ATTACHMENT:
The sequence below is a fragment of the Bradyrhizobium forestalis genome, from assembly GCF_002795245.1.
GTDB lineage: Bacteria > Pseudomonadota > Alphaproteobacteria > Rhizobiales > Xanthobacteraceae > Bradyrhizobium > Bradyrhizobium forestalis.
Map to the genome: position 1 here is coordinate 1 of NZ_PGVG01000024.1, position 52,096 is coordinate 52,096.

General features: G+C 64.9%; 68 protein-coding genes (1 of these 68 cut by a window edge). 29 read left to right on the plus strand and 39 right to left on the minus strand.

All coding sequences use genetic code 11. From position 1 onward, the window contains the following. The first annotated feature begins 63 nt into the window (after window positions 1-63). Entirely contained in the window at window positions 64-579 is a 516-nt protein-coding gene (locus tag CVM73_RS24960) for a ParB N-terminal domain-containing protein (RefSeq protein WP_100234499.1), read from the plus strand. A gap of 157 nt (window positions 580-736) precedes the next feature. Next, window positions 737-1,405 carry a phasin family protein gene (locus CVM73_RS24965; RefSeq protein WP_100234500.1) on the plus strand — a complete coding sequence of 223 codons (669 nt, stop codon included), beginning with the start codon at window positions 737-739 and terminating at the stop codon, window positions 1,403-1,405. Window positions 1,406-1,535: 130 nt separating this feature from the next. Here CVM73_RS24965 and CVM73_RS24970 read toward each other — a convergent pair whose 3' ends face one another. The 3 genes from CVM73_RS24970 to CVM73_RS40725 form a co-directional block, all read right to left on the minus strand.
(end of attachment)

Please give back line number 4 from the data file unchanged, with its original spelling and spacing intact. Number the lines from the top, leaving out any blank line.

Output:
General features: G+C 64.9%; 68 protein-coding genes (1 of these 68 cut by a window edge). 29 read left to right on the plus strand and 39 right to left on the minus strand.